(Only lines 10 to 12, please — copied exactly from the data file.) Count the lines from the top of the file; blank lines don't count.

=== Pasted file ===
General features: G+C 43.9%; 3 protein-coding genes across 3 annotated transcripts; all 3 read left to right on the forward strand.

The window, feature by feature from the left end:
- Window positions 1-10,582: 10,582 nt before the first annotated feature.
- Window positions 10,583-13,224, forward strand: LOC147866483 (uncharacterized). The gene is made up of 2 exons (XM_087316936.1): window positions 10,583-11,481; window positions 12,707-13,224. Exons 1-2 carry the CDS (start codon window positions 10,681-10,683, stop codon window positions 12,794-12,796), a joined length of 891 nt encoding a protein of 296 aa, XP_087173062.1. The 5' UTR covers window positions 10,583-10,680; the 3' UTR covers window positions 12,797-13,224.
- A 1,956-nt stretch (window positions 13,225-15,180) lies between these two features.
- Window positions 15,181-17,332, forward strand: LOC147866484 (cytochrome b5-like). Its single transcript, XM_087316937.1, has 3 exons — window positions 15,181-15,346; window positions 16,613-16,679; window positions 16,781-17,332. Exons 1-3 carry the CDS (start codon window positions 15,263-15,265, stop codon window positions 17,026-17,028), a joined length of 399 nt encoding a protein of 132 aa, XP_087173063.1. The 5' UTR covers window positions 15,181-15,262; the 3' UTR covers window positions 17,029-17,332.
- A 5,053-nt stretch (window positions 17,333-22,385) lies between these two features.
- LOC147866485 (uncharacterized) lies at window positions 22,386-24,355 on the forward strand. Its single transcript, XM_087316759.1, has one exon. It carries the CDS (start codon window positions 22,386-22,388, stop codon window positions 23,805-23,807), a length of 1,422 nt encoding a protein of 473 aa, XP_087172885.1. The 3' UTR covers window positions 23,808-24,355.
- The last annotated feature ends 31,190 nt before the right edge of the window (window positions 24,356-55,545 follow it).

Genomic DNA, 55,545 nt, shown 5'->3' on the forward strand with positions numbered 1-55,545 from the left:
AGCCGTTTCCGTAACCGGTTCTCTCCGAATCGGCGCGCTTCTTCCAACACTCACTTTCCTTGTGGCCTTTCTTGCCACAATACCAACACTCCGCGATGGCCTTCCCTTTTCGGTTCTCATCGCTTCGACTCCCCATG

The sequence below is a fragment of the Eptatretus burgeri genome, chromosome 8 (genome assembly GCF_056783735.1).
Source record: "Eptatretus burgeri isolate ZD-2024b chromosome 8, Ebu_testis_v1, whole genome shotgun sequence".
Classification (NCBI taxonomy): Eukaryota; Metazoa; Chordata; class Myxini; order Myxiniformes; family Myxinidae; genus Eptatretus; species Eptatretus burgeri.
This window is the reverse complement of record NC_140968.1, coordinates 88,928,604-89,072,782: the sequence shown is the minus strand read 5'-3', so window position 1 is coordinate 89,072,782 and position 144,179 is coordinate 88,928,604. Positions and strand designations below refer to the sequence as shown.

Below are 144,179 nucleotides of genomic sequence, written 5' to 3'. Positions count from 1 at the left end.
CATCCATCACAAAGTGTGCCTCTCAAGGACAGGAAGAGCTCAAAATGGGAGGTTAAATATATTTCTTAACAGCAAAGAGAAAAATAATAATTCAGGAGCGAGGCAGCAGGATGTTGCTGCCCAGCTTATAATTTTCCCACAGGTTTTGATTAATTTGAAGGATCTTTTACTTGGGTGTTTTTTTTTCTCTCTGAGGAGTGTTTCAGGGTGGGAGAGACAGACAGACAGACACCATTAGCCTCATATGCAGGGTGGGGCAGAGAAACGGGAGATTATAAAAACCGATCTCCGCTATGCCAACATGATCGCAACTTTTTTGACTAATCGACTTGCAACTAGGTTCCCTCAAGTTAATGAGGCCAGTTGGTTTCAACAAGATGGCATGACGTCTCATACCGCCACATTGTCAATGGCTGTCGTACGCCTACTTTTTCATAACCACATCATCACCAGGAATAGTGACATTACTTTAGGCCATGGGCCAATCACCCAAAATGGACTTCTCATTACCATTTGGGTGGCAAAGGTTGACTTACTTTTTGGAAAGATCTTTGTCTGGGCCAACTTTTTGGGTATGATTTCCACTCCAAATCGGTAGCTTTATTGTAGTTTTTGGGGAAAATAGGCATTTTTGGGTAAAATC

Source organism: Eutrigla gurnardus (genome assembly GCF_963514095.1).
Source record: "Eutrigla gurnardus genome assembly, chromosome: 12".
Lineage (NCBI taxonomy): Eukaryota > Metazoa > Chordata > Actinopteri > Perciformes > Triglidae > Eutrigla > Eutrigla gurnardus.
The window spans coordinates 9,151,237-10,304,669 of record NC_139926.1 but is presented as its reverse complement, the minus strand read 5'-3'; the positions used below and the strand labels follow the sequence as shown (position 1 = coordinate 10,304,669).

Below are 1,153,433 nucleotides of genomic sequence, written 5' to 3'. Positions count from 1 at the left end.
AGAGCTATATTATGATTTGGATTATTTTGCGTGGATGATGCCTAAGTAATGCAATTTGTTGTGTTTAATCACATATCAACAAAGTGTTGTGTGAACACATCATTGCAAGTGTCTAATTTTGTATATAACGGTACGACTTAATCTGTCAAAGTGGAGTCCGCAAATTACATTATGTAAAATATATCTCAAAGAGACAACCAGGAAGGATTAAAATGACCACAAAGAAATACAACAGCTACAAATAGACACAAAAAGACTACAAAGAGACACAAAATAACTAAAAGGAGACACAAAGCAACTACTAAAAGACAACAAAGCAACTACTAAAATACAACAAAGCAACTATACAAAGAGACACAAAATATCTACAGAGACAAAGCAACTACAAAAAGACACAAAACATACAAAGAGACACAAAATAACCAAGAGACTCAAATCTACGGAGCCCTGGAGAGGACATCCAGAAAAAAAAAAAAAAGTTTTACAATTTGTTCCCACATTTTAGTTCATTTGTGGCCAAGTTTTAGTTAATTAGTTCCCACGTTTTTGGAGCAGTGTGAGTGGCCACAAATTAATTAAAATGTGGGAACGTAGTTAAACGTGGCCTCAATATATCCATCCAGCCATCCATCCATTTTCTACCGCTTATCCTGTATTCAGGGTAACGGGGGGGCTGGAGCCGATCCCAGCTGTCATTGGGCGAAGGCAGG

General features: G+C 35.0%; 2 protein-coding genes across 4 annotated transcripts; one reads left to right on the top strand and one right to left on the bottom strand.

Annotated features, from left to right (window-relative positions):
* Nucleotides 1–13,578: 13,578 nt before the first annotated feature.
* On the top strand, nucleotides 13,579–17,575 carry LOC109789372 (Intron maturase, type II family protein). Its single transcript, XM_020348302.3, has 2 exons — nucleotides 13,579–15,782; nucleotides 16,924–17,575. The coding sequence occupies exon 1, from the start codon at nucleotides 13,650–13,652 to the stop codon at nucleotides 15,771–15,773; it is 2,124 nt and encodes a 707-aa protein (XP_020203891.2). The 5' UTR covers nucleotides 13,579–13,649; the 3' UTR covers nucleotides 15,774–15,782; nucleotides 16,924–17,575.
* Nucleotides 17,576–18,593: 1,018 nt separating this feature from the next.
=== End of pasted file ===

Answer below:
Genomic DNA, 55,545 nt, shown 5'->3' on the forward strand with positions numbered 1-55,545 from the left:
AGCCGTTTCCGTAACCGGTTCTCTCCGAATCGGCGCGCTTCTTCCAACACTCACTTTCCTTGTGGCCTTTCTTGCCACAATACCAACACTCCGCGATGGCCTTCCCTTTTCGGTTCTCATCGCTTCGACTCCCCATG

The sequence below is a fragment of the Eptatretus burgeri genome, chromosome 8 (genome assembly GCF_056783735.1).